The other issue of defence security is the Gwadar port and the Karakoram Highway (KKH). The KKH has been under repair jointly by Chinese and Pakistani military personnel since January 2010 after huge landslides wiped off 25-30 kilometres of the highway near Attabad. Further, the possibility of China setting up a military base in Pakistan has been covered in the Pakistan press quoting a report by Xinhua that: “China’s deepening strategic penetration of Pakistan and joint plans to set up oil pipelines/rail/roads and naval and military bases are a matter of concern.” The paper also acknowledged that: “China’s desire for a military presence in Pakistan has been discussed by the political and military leadership of that country in recent months.”3 China has actively aided Pakistan in developing the Karakoram corridor, a road network cum oil pipeline, which extends from the Gwadar port along the Indus- Karakoram highway to Xinjiang province. Besides, China has funded the construction of the Gwadar port. This provides China an alternative energy supply route and access to the Indian Ocean for trade. In this context, China may be seeking to set up a military presence in Pakistan to secure its assets and trade routes in that country.4

    There has been a marked increase in officers and NCOs attending courses of instruction in China vis-à-vis those doing so in the US. Kayani’s visit would have only helped increase the utilisation of vacancies in PLA institutions by the Pakistan Army.5 However, of interest is the meeting of the Chief administrator of SASTIND with Kayani. SASTIND plays an important role in regulating Chinese exports of sensitive military items and has the responsibility for vetting China's conventional military exports, including missile-related exports. One of its primary responsibilities is to research future weapon systems, scientific development of dual-use systems, and managing the exports of developed weaponry.6 SASTIND works closely with both the Ministry of Commerce and the China Atomic Energy Authority (CAEA), SASTIND’s bureaucratic subordinate. It would be prudent to assume that General Kayani would have reviewed progress of ongoing military projects including sensitive missile projects during his meeting with the SASTIND team. Details of such projects are however, not known.

    Insofar as non-traditional threats are concerned, in recent times, China has expressed concerns over growing Muslim separatism and training of Uighur fighters in Pakistan who routinely cross over into Xinjiang Autonomous Region. An official Xinhua commentary last September warned: ‘If violent forces in Xinjiang gain ground, China may be forced to directly intervene militarily in Pakistan and Afghanistan, but this is clearly not the situation China would like to see.’7 Last year, the DG ISI had to dash off to China to reassure the Chinese leadership that Pakistan would do everything possible to dismantle these camps and prevent the movement of Uighur separatists into XUAR. In November, Pakistan and China held a joint exercise at the Brigade level for the first time in counter terrorism, indicating China`s concern at the growing problem. The fact that the Pakistani Army Chief himself attended the exercise indicates its importance. Interestingly, the exercise practiced transportation of PLA Special Forces directly into a terrorist area from the mainland, a manoeuvre that highlights their capability of transportation and direct intervention in alien territory.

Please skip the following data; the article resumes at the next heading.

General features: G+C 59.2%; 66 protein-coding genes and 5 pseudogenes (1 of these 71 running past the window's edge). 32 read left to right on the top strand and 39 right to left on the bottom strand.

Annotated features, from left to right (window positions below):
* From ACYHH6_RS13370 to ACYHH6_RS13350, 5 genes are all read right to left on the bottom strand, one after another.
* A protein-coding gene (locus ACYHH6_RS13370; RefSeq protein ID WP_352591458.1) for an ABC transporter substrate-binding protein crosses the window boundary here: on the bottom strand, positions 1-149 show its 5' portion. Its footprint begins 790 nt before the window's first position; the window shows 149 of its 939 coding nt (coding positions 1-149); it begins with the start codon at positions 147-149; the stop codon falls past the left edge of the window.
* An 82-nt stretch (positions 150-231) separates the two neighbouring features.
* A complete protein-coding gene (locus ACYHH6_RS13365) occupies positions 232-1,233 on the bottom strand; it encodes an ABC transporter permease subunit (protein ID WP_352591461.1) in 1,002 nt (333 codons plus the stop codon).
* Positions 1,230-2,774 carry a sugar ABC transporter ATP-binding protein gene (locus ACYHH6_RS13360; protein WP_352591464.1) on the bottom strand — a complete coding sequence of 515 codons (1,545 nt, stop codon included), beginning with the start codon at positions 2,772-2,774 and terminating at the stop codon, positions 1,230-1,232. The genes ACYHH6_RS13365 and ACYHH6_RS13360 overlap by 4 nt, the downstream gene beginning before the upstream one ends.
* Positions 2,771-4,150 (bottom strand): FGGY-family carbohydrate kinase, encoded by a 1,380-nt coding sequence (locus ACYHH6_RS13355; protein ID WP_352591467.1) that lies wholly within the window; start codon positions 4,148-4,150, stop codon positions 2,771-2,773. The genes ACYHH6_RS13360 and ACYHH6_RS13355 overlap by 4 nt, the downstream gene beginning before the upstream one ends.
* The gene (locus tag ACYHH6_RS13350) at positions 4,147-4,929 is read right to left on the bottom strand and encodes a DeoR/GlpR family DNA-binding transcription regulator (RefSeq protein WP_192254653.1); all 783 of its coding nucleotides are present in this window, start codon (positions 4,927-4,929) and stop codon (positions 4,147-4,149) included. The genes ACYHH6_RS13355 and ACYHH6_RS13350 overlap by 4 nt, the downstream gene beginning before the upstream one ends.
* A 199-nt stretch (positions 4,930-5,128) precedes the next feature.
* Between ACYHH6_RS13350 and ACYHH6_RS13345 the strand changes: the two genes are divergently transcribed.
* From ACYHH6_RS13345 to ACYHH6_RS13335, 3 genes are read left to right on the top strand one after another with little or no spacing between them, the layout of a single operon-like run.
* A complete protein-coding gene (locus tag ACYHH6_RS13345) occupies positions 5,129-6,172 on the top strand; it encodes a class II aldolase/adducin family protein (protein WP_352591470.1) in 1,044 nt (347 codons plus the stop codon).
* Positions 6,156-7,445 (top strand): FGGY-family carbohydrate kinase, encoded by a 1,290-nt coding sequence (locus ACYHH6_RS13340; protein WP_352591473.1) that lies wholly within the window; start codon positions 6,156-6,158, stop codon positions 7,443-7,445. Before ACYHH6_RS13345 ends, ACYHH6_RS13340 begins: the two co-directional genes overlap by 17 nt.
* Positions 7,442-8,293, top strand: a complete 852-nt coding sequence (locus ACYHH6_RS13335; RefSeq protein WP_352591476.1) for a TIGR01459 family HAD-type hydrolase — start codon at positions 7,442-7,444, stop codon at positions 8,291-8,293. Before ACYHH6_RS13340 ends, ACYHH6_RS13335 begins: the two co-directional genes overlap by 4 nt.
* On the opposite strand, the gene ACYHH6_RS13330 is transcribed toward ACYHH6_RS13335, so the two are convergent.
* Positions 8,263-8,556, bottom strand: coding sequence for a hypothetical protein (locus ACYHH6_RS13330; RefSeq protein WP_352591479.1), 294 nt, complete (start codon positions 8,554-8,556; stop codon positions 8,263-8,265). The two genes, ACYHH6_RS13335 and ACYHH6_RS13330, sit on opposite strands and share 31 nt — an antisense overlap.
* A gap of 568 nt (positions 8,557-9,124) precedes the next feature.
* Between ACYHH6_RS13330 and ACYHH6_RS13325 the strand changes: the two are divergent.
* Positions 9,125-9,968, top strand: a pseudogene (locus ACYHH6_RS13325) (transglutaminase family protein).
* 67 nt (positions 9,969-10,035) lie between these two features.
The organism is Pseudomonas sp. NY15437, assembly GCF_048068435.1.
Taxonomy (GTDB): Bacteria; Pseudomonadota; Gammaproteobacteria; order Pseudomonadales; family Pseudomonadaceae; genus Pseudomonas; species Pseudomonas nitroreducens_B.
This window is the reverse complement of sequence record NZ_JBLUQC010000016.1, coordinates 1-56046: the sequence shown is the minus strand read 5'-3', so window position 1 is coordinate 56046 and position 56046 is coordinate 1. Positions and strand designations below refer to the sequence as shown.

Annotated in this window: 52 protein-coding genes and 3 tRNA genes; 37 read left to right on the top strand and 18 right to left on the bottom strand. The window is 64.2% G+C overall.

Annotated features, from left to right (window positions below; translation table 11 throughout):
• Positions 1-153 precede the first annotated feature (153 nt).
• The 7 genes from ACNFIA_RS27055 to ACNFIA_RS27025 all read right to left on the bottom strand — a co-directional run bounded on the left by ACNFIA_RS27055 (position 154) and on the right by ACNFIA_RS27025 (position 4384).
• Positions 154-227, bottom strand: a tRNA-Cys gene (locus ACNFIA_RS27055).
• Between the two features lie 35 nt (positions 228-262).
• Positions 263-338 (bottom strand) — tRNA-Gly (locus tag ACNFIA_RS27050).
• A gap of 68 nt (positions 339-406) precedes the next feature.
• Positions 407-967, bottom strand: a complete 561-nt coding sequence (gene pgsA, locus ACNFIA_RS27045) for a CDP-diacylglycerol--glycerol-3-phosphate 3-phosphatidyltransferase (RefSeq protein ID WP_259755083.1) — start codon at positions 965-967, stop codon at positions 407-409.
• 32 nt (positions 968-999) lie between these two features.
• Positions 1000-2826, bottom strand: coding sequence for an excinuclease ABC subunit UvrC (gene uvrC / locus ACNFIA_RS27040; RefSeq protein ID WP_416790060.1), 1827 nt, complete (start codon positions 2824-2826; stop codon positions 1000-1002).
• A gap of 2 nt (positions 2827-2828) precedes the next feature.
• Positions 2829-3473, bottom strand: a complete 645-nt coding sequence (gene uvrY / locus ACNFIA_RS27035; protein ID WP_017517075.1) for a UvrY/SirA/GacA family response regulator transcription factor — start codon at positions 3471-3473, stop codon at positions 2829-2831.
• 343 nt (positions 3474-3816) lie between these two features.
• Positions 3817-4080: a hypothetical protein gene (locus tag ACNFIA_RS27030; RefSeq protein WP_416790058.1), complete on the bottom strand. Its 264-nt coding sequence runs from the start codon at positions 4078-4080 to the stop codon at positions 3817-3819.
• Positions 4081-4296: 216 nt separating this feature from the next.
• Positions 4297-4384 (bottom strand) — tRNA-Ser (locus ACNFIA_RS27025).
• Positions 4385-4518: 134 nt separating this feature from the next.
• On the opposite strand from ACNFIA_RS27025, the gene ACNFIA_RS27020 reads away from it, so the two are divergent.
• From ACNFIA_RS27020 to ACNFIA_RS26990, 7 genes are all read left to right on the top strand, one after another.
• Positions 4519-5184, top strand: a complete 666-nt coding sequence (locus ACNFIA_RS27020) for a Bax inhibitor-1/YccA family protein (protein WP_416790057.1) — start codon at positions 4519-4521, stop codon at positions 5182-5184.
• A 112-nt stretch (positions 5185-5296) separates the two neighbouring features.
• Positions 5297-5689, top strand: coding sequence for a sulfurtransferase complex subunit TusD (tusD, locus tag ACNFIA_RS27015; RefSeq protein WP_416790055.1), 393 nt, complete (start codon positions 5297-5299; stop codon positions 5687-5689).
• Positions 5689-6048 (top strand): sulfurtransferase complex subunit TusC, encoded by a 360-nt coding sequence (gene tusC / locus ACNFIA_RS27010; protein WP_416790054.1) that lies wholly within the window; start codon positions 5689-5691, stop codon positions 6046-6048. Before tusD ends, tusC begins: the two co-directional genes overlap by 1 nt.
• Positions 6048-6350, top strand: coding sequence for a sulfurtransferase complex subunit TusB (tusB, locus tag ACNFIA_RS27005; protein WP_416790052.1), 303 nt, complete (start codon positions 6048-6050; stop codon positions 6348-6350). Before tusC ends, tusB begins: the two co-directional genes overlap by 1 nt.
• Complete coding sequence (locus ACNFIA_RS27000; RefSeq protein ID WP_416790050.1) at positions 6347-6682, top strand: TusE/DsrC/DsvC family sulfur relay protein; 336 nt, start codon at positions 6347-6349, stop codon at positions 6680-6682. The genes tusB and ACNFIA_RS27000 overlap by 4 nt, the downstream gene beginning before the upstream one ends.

To conclude, the visit of General Kayani is likely to have established a larger role for China in the affairs of the Af-Pak region. The effect of Pakistan’s worsening relations with the US and the cut in aid is bound to drive Pakistan towards its `all weather friend` China. Besides, we should be witnessing a spike in military-to-military exchanges, more joint exercises, increased military aid in terms of equipment and material and more educational exchanges between the two militaries. India will need to factor the growing PLA presence in and around Pakistan and be prepared to engage an increasingly confident Pakistan propped by Chinese support and driven by Chinese interests in the region.